MediSurge is in the business of saving customers both time and money. We do this by utilizing lean medical device manufacturing processes that drive cost-savings improvements and reduce time to market. And because we are a true partner to our customers, we offer a generous 50% share with all cost-saving initiatives. Through lean manufacturing, we are also able to ensure customers see value throughout every step of the process.
What is lean manufacturing?
Lean manufacturing, or lean production, is a systematic method that focuses on reducing or eliminating waste and optimizing or maximizing productivity. This type of approach, which was originally created by Toyota, was first introduced in the United States in the 1990s through James Womack’s book, The Machine That Changed the World.
In a nut shell, this concept was defined as a way to simplify and organize work environments. Since its introduction, lean principles have had a huge impact on manufacturing throughout the world, as well as other industries like healthcare and software.
Principles of Lean Manufacturing
James Womack, who founded the Lean Enterprise Institute (LEI) and is considered to be a top expert on the matter, identified five key lean principles that all engineers should understand and practice:
- Value: This is created by the producer, but ultimately defined by the customer. It is important that companies understand the value that customers place on their products. This will help determine how to price goods.
- Value Stream: By mapping out a product’s entire lifecycle from raw material to disposal, you can more easily identify waste and ways to improve the process. Essentially, anything that does not add value should be eliminated.
- Flow: By eliminating any barriers and identifying ways to improve lead time, processes will be smoother and orders will be fulfilled in a more efficient manner.
- Pull: It’s important to only start on new products or projects when there is a demand for it. Lean manufacturing focuses on pull systems as opposed to push systems. Without having to create products way ahead of time or keep extra materials on hand that need to be managed, you can save time and money.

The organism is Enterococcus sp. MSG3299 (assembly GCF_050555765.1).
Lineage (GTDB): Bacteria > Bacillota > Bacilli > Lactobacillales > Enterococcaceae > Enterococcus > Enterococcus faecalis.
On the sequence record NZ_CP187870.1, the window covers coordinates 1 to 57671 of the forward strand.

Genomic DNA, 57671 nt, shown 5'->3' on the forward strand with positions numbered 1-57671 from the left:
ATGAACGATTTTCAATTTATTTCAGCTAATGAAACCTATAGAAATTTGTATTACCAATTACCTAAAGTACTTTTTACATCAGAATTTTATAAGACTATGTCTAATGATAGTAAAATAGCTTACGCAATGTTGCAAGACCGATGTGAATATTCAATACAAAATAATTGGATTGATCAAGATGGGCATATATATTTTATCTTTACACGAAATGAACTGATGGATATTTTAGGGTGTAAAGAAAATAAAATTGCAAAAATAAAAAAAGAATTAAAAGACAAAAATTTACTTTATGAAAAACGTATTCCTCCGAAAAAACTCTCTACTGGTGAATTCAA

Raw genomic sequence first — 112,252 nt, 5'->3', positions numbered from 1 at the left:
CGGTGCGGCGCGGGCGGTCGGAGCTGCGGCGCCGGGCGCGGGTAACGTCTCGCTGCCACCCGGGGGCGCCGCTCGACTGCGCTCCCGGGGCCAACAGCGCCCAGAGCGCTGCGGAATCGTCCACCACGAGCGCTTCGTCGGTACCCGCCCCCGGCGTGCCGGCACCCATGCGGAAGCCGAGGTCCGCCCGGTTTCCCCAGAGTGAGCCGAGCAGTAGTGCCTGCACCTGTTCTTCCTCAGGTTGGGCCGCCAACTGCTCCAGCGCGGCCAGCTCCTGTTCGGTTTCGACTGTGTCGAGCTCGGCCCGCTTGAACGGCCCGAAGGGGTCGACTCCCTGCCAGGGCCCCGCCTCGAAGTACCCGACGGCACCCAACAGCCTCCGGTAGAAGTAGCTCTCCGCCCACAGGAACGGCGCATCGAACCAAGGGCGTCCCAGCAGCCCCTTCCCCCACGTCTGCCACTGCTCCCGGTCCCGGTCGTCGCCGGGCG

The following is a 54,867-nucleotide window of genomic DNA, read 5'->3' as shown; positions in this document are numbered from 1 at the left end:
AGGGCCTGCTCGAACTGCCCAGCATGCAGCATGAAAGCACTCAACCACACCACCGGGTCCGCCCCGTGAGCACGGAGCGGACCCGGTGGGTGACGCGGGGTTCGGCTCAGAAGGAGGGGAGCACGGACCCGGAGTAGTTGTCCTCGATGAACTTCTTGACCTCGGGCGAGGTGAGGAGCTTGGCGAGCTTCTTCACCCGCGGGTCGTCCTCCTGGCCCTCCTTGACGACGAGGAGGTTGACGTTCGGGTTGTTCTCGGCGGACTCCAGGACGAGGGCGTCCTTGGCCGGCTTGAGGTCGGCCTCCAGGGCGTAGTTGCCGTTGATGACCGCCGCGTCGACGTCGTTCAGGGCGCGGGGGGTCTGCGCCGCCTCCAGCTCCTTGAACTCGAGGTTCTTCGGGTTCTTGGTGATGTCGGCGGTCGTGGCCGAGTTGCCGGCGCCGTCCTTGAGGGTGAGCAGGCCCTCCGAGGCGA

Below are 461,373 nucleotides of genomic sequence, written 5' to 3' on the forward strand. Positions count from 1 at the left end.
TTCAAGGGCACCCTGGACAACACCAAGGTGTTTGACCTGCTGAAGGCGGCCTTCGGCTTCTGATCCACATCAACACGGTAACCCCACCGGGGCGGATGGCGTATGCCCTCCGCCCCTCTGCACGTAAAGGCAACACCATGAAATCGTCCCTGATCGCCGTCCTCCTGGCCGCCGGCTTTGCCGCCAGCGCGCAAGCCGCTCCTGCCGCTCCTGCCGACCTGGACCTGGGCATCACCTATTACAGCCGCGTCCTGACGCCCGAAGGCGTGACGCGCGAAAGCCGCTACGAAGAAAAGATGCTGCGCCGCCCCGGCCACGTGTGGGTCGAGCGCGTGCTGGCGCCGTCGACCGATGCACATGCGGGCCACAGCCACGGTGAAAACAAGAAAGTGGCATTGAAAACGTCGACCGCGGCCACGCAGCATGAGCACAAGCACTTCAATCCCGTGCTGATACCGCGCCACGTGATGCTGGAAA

- Perfection: Once you have made it through the first four steps, you still need to continue thinking about ways to improve processes and how you can incorporate lean principles into every aspect of your organization.
“Wastes” in Lean Production
By always focusing on the customer and what brings them value, you can more easily identify waste. Ask yourself questions like, “what do our customers value?” or “what is the customer willing to pay for?” Remember, customers shouldn’t have to pay for your production issues or lack of efficiencies, a.k.a. “waste.” With that in mind, be sure to monitor the following categories of waste:
- Overproduction: Are you producing an unnecessary amount and needing to pay for more storage?
- Waiting: Is there significant lag time between two steps of the production process?
- Inventory: Do you have too much material on hand before it is being used?
- Transportation: Are you moving materials as efficiently as possible?
- Over-processing: Are you working on too many things at once?
- Motion: Can your team transition between tasks easily?
- Defects: How much time is spent fixing problems?
- Workforce: Is your team being used in an efficient manner?
Our team is able to create the devices needed, when they’re need, at a cost that makes sense by keeping the above in mind and always ensuring continued optimization of processes. We are dedicated to creating quality products as efficiently as possible, and our customers’ best interests are always top of mind.
For more information about our processes or how we can help you save time and money, please contact our team today. We can’t wait to work with you!